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the lip crew on body image

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“To lose confidence in one’s body is to lose confidence in oneself.” — Simone de Beauvoir

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‘I like my body. There, I said it, *middle finger to everyone who ever called me a plethora of sizeist insults*. It’s not model-grade thin or athletic, and it’s not perfectly curvaceous like Christina Hendricks’, but it’s a body I can finally live with after years of not liking the way it looks. I can accept it despite its stretch marks, cellulite and other strategically stored flab for when I have an alien hosted in my womb (not my strategy, but hey, just in case it does happen, thanks body!)
Feminism and the preaching of my Aunty Gok on How to Look Good Naked have really helped me accept the way I am and know that the way I look is not indicative of my value. Unfortunately, not everyone has been exposed to such helpful ideas. It’s a shame that others feel compelled to look like what they see in the media – i.e. model-grade thin, athletic, or having ample assets in the breast and booty department.
As a journalism student, I do get tired of hearing the flack about the media brainwashing people to do this, that and the other. Occasionally this includes the assertion women and men alike are tricked into believing femininity and masculinity must look a certain way, because I feel – to an extent – able to ignore the media’s message that a certain body is the be all and end all. That being said, you can’t ignore the influence of the media as it is reiterating the ill-fated priority beauty is given in our society. (If you’re into Communication theory, check out my old pal Stuart Hall’s work on decoding.)’ – Sarah Iuliano, Writer

 

‘We should strip “fat” and even “skinny” of their power and stare at them until they become meaningless. Obviously, norms of beauty come and go and what a “normal” body is should not be prescribed. What really matters is that we are reasonably healthy and clean and that our relationship with eating is healthy too. I spent most of my teenage years regarding my body as something alien and unsympathetic but all the worrying about what I perceived as bodily defects now seems slightly silly. My scoliosis is a case in point: it worries me endlessly but on revealing to someone that I have it, it becomes clear they hadn’t even noticed. Don’t spend your lives obsessing about the circumference of your thighs; the idea that we have to be “super toned-up” and that any excess fat is unacceptable is just ridiculous.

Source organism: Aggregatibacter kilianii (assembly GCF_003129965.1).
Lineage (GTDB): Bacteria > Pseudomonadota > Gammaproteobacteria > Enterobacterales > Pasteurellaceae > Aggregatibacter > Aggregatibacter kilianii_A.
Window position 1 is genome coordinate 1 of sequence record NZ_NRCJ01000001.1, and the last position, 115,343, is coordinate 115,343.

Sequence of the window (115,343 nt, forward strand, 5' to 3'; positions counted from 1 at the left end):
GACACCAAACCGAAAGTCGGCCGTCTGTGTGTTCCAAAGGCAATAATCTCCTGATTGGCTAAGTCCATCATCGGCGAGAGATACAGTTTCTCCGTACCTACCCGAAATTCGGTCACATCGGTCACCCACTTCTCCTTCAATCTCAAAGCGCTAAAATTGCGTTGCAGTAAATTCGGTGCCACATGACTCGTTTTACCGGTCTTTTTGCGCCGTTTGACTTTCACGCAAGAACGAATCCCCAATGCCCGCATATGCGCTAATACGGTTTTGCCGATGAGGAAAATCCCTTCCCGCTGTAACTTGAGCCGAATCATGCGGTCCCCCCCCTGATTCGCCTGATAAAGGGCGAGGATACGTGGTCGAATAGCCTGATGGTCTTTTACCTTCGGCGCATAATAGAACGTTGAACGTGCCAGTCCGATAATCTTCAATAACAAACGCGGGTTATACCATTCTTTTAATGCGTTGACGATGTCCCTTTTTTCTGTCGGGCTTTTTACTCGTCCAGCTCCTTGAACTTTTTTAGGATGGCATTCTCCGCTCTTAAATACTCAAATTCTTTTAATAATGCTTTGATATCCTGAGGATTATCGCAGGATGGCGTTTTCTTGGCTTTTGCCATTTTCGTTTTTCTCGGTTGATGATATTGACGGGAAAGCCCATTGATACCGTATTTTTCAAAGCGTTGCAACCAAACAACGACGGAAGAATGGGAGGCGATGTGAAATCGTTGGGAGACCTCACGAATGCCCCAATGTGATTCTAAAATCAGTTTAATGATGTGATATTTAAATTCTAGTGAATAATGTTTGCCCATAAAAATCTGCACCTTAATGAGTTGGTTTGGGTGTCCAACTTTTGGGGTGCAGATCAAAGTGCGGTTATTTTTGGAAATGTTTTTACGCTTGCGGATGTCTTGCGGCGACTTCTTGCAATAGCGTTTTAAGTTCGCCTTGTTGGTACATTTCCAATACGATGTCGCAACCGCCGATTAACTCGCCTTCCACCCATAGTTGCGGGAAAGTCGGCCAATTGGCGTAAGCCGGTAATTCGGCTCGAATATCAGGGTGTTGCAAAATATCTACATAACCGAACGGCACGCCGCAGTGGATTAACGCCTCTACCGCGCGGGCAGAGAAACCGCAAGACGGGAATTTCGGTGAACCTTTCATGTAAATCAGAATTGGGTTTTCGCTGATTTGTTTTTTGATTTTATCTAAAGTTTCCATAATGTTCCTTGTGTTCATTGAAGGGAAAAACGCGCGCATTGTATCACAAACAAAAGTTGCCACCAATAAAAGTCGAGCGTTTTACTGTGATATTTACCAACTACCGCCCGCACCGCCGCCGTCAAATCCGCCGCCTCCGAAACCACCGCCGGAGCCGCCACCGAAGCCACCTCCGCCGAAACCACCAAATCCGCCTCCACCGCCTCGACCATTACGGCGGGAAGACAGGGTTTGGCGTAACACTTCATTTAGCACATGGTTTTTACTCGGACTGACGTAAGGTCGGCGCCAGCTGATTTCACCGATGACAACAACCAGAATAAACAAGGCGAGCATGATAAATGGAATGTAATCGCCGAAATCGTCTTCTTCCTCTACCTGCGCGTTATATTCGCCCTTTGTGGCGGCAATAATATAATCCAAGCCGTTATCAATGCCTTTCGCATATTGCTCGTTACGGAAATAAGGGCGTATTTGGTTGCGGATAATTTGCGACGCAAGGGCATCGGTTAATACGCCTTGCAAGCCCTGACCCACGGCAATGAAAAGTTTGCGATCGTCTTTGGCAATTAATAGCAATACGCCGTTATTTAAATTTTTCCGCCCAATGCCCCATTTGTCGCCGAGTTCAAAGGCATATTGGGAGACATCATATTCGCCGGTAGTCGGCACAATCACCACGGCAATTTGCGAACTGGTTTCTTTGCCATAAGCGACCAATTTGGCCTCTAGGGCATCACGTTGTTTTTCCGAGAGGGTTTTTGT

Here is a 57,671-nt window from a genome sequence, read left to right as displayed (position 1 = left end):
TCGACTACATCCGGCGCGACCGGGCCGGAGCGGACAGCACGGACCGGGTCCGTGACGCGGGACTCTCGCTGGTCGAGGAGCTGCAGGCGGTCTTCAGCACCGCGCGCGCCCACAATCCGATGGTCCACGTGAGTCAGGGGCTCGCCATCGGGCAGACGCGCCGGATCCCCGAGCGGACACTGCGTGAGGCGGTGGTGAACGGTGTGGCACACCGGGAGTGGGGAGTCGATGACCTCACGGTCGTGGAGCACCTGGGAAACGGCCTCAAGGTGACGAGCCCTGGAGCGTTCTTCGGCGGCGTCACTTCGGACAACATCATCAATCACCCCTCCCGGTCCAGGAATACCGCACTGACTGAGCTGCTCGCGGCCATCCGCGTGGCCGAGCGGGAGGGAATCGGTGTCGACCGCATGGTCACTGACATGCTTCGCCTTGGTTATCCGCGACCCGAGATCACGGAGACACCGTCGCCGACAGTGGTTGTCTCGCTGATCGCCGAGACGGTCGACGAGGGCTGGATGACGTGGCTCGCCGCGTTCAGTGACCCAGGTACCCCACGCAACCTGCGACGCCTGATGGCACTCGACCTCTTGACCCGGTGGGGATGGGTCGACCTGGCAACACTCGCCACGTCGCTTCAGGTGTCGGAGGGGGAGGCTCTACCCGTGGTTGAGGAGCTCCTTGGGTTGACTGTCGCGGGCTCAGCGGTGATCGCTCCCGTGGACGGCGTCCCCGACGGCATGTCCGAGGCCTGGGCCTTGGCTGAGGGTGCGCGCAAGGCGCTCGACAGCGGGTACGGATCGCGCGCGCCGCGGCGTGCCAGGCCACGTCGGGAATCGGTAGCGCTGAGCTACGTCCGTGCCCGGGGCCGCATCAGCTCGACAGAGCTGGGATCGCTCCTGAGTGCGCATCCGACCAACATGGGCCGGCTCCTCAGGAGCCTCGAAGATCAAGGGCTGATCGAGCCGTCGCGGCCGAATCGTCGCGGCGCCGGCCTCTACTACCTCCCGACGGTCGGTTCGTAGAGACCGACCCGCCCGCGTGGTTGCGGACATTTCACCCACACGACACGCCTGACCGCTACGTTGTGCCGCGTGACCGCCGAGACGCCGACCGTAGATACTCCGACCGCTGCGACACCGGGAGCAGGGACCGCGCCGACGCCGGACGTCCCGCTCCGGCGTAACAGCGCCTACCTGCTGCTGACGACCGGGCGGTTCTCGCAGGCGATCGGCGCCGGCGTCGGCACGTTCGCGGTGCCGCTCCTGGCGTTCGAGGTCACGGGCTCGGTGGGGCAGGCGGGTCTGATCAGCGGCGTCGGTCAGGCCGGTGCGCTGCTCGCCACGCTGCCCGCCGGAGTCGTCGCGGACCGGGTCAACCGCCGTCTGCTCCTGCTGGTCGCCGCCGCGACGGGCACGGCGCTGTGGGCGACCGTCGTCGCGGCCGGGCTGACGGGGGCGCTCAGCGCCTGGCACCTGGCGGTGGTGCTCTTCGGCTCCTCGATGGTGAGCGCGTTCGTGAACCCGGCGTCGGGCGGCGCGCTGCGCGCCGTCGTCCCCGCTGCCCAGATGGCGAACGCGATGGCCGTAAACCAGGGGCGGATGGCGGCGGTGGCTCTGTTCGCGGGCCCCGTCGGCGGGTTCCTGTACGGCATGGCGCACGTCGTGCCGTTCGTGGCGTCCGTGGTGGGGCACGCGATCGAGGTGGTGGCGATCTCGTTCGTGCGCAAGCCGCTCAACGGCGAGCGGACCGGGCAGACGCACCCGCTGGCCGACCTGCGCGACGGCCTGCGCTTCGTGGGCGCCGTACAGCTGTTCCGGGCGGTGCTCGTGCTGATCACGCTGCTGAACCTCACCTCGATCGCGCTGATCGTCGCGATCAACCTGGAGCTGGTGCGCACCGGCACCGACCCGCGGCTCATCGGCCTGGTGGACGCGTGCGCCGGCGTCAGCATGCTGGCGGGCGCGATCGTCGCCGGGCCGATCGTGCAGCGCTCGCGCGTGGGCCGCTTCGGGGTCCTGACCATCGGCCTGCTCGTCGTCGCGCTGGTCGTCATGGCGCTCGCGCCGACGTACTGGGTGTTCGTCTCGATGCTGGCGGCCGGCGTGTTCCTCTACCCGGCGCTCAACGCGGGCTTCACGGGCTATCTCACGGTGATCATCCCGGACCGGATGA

Still, the media sells a highly sexualised body image which has been described as damaging to young girls’ self-esteem, promoting a fixed and unattainable body ideal, as well as propagating limiting gender and sexual stereotypes. Most troubling is that it can often only be achieved through extreme dieting or surgical modification. In doing so, the media exemplifies the oppressive and subjugating forces of a social structure that reduces women to their bodies and appearance. This is nothing new.

But is the paraphernalia of stereotypical femininity at odds with feminism? In order to have the “perfect body” we need to, literally, buy into traditional femininity, it’s femininity through acquisition. Using makeup doesn’t mean we’ve been duped by the patriarchy. We’re not passively accepting things. We shouldn’t disparage the ways girls choose to enact their femininity. However, feminism too has been subject to processes of commodification. Post-feminist rhetoric seems to sell traditional femininity and girliness back to women as a new mode of empowerment (think of any female pop-star). The notion of choice is emptied out of its political content and repackaged. But there’s a thin line between irony and the reification of traditional gender stereotypes and body ideals. It’s an individualist, consumerist idea of empowerment. We need to make sure we’re not glamoured by this idea of girl-power; there is a danger that this pink-packaged femininity has given way to pink-packaged feminism.’ – Camilla Patini, Writer

 

‘I think most of our discussions about body image miss the major point that body image is a secondary concern. The primary concern is that girls’ and women’s sense of self-worth is so tied up with how happy they feel about their bodies as to be indistinguishable. For instance, if I want to lose weight, it doesn’t mean that I think I’m less clever, funny, generous, capable or any of the other things I like about myself. It just means that I want to lose weight. Except, it doesn’t just mean that, but a whole bunch of other stuff as well.
Like: I want to lose weight because I want to be seen as an awesome single 30-something rather than a sad single 30-something and a big part of being successfully single is being thin because clearly you’re choosing to be single rather than it being a default position because no one wants you.
Maybe I want to lose weight because then I’ll be closer to the acceptable shape for a woman.
Although maybe I don’t want to get thinner because if I don’t have enough weight on, I feel like women in feminist circles will think I’m a bad feminist.’  – Sarah Jansen, Writer